Megatrends 2020-2030 by Peter Fisk
We summarise them here, and explore them in more detail, and what they means for your future business in a range of keynotes, workshops and consulting approaches.
There are five megatrends shaping our future, shifting the way we live and work:
- T … Technological breakthrough
Technology is driving exponential progress in the tech sector and far beyond. 125 billion internet-connected devices are expected to be in market by 2030, up from 17 billion in 2017.
- S … Social and demographic change
Longer lifespans and modern lifestyles will change medicine and consumer habits. 45% increase in the 60+ population worldwide is projected to take place as soon as 2030.
- U … Rapid urbanisation
Mass migration to cities will require new business models and infrastructure. 2/3rds of the world’s population will reside in cities by 2050, double the percentage from 1950.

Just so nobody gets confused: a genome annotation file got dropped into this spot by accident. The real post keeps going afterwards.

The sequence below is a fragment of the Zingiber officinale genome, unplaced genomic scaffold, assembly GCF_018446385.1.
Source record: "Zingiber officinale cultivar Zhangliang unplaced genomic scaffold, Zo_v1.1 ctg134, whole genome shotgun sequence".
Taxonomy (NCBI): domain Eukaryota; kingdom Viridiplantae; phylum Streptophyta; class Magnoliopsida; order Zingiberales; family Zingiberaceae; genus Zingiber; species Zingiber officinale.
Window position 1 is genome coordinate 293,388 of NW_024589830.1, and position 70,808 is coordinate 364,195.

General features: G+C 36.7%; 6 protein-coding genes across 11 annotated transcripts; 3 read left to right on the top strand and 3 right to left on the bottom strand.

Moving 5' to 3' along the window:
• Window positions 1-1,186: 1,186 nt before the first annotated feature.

- R … Resource limits and climate change
Demand for a clean, green tomorrow will advance energy and conservation. 50% of the world’s energy is predicted to come from solar and wind by 2050, up from just 7% in 2015.
- P … Shifting economic power
Newly affluent consumers will expand in Asia and across emerging markets. Emerging market economies today are predicted to represent 6 out of the 7 largest economies by 2050.
Let’s consider each of them:
Technological breakthrough … Radical innovations, disrupting markets with exponential impacts
10 years ago, you’d never imagine we’d be watching our favourite television programmes during our commute and enjoying shopping sprees in our living rooms. Or that we could order our dinner without speaking to anybody, and hail taxis to drive us from the middle of nowhere to the middle of anywhere.
New technologies lie at the heart of resolving or accelerating the five megatrends. Breakthrough innovation is necessary to address large-scale challenges (e.g. ageing economies, climate change), while new solutions are also targeting relatively minor problems (e.g. payments, streaming). This backdrop has created a fertile ground for disruptive innovation.